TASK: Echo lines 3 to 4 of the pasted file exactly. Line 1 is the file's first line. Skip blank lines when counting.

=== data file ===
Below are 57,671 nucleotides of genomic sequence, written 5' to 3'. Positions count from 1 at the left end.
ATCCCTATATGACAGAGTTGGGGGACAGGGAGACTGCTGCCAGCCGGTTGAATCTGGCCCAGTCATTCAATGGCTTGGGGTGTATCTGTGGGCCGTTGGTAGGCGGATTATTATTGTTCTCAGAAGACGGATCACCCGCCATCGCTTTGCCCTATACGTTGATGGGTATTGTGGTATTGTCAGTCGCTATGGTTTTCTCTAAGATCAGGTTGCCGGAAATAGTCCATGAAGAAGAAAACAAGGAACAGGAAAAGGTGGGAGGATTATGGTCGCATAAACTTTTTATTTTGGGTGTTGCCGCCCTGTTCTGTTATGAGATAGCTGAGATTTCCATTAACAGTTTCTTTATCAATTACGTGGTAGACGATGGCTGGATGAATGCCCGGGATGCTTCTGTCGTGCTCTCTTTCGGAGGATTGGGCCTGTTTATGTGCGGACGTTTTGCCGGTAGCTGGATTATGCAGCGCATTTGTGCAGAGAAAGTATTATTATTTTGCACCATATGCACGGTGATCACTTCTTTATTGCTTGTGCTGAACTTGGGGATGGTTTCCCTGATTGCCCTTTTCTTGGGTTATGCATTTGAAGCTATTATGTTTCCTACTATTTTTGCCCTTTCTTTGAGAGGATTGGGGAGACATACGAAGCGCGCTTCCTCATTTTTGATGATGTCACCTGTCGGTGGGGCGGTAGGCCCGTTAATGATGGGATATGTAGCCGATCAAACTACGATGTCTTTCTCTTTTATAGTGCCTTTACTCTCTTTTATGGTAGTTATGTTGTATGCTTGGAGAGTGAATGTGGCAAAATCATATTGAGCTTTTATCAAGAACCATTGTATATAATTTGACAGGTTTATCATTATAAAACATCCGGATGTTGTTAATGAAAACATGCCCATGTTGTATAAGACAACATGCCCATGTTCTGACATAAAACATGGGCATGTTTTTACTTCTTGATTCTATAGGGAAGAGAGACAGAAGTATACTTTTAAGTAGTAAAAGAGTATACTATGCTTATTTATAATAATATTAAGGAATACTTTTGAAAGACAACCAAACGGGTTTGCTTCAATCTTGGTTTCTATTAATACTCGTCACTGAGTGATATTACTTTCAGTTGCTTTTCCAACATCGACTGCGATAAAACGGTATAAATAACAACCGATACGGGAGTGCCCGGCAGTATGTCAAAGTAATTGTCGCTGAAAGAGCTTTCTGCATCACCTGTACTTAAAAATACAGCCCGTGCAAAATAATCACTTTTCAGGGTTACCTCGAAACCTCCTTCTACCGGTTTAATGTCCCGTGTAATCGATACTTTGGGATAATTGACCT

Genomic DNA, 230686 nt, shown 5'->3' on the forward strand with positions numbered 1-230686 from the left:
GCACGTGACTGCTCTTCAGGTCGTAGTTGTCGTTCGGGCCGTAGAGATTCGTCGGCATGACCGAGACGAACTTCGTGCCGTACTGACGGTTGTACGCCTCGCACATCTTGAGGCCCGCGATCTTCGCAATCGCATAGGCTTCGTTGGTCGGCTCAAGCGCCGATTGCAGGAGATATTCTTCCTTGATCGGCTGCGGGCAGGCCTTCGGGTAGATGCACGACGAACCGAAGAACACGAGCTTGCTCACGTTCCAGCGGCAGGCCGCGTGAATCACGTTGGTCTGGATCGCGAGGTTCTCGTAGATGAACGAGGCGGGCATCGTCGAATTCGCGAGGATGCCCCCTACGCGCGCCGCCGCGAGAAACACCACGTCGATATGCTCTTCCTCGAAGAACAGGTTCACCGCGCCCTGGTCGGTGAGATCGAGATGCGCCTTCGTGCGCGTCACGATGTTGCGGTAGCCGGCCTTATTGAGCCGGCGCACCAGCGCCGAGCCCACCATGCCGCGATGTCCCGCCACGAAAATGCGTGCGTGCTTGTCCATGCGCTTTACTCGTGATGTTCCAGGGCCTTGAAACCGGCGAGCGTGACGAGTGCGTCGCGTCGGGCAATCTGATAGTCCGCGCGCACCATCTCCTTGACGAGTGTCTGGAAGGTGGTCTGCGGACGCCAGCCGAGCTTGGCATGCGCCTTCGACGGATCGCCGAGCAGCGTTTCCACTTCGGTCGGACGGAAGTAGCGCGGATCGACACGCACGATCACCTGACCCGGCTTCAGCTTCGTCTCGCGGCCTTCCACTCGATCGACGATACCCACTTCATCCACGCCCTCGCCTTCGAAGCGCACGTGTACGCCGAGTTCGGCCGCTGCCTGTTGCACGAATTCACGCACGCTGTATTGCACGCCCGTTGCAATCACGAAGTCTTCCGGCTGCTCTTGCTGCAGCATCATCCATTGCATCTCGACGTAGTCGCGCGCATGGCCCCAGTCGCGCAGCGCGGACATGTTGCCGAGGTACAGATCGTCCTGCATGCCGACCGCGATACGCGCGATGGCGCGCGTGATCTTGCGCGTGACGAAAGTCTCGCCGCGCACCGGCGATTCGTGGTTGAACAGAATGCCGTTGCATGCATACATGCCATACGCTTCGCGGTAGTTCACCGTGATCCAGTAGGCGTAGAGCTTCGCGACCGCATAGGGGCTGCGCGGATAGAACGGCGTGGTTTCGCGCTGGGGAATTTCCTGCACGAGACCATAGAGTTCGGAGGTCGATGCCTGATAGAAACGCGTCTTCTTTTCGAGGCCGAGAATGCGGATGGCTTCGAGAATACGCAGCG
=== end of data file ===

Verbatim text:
Genomic DNA, 230686 nt, shown 5'->3' on the forward strand with positions numbered 1-230686 from the left:
GCACGTGACTGCTCTTCAGGTCGTAGTTGTCGTTCGGGCCGTAGAGATTCGTCGGCATGACCGAGACGAACTTCGTGCCGTACTGACGGTTGTACGCCTCGCACATCTTGAGGCCCGCGATCTTCGCAATCGCATAGGCTTCGTTGGTCGGCTCAAGCGCCGATTGCAGGAGATATTCTTCCTTGATCGGCTGCGGGCAGGCCTTCGGGTAGATGCACGACGAACCGAAGAACACGAGCTTGCTCACGTTCCAGCGGCAGGCCGCGTGAATCACGTTGGTCTGGATCGCGAGGTTCTCGTAGATGAACGAGGCGGGCATCGTCGAATTCGCGAGGATGCCCCCTACGCGCGCCGCCGCGAGAAACACCACGTCGATATGCTCTTCCTCGAAGAACAGGTTCACCGCGCCCTGGTCGGTGAGATCGAGATGCGCCTTCGTGCGCGTCACGATGTTGCGGTAGCCGGCCTTATTGAGCCGGCGCACCAGCGCCGAGCCCACCATGCCGCGATGTCCCGCCACGAAAATGCGTGCGTGCTTGTCCATGCGCTTTACTCGTGATGTTCCAGGGCCTTGAAACCGGCGAGCGTGACGAGTGCGTCGCGTCGGGCAATCTGATAGTCCGCGCGCACCATCTCCTTGACGAGTGTCTGGAAGGTGGTCTGCGGACGCCAGCCGAGCTTGGCATGCGCCTTCGACGGATCGCCGAGCAGCGTTTCCACTTCGGTCGGACGGAAGTAGCGCGGATCGACACGCACGATCACCTGACCCGGCTTCAGCTTCGTCTCGCGGCCTTCCACTCGATCGACGATACCCACTTCATCCACGCCCTCGCCTTCGAAGCGCACGTGTACGCCGAGTTCGGCCGCTGCCTGTTGCACGAATTCACGCACGCTGTATTGCACGCCCGTTGCAATCACGAAGTCTTCCGGCTGCTCTTGCTGCAGCATCATCCATTGCATCTCGACGTAGTCGCGCGCATGGCCCCAGTCGCGCAGCGCGGACATGTTGCCGAGGTACAGATCGTCCTGCATGCCGACCGCGATACGCGCGATGGCGCGCGTGATCTTGCGCGTGACGAAAGTCTCGCCGCGCACCGGCGATTCGTGGTTGAACAGAATGCCGTTGCATGCATACATGCCATACGCTTCGCGGTAGTTCACCGTGATCCAGTAGGCGTAGAGCTTCGCGACCGCATAGGGGCTGCGCGGATAGAACGGCGTGGTTTCGCGCTGGGGAATTTCCTGCACGAGACCATAGAGTTCGGAGGTCGATGCCTGATAGAAACGCGTCTTCTTTTCGAGGCCGAGAATGCGGATGGCTTCGAGAATACGCAGCG